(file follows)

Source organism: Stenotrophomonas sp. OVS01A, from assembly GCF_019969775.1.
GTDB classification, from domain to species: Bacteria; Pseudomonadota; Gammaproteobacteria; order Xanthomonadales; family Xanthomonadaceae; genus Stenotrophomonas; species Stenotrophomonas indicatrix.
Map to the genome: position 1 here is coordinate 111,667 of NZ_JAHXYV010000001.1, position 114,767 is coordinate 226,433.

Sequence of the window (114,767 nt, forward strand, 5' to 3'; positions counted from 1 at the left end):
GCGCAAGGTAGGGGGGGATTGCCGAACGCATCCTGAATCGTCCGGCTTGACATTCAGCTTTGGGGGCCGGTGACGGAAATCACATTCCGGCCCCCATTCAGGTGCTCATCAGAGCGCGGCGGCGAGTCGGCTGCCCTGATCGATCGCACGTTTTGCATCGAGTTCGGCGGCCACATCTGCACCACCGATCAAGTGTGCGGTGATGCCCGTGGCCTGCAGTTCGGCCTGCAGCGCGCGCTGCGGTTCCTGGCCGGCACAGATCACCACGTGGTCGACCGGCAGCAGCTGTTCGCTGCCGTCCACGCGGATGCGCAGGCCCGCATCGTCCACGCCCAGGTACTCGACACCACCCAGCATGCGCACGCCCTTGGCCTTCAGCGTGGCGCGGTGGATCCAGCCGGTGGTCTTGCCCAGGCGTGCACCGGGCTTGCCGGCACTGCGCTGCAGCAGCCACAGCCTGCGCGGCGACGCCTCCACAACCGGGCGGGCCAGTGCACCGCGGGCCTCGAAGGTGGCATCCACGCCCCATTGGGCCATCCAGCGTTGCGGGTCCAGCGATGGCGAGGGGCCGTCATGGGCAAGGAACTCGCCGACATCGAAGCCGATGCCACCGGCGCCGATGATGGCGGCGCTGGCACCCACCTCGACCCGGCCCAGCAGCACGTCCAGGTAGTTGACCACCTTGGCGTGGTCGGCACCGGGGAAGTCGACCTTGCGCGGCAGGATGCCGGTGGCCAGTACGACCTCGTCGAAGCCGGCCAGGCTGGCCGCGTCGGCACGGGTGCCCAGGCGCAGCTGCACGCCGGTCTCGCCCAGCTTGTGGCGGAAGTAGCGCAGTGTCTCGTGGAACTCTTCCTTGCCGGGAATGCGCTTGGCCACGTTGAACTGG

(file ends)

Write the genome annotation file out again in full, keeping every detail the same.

Source organism: Stenotrophomonas sp. OVS01A, from assembly GCF_019969775.1.
GTDB classification, from domain to species: Bacteria; Pseudomonadota; Gammaproteobacteria; order Xanthomonadales; family Xanthomonadaceae; genus Stenotrophomonas; species Stenotrophomonas indicatrix.
Map to the genome: position 1 here is coordinate 111,667 of NZ_JAHXYV010000001.1, position 114,767 is coordinate 226,433.

Sequence of the window (114,767 nt, forward strand, 5' to 3'; positions counted from 1 at the left end):
GCGCAAGGTAGGGGGGGATTGCCGAACGCATCCTGAATCGTCCGGCTTGACATTCAGCTTTGGGGGCCGGTGACGGAAATCACATTCCGGCCCCCATTCAGGTGCTCATCAGAGCGCGGCGGCGAGTCGGCTGCCCTGATCGATCGCACGTTTTGCATCGAGTTCGGCGGCCACATCTGCACCACCGATCAAGTGTGCGGTGATGCCCGTGGCCTGCAGTTCGGCCTGCAGCGCGCGCTGCGGTTCCTGGCCGGCACAGATCACCACGTGGTCGACCGGCAGCAGCTGTTCGCTGCCGTCCACGCGGATGCGCAGGCCCGCATCGTCCACGCCCAGGTACTCGACACCACCCAGCATGCGCACGCCCTTGGCCTTCAGCGTGGCGCGGTGGATCCAGCCGGTGGTCTTGCCCAGGCGTGCACCGGGCTTGCCGGCACTGCGCTGCAGCAGCCACAGCCTGCGCGGCGACGCCTCCACAACCGGGCGGGCCAGTGCACCGCGGGCCTCGAAGGTGGCATCCACGCCCCATTGGGCCATCCAGCGTTGCGGGTCCAGCGATGGCGAGGGGCCGTCATGGGCAAGGAACTCGCCGACATCGAAGCCGATGCCACCGGCGCCGATGATGGCGGCGCTGGCACCCACCTCGACCCGGCCCAGCAGCACGTCCAGGTAGTTGACCACCTTGGCGTGGTCGGCACCGGGGAAGTCGACCTTGCGCGGCAGGATGCCGGTGGCCAGTACGACCTCGTCGAAGCCGGCCAGGCTGGCCGCGTCGGCACGGGTGCCCAGGCGCAGCTGCACGCCGGTCTCGCCCAGCTTGTGGCGGAAGTAGCGCAGTGTCTCGTGGAACTCTTCCTTGCCGGGAATGCGCTTGGCCACGTTGAACTGG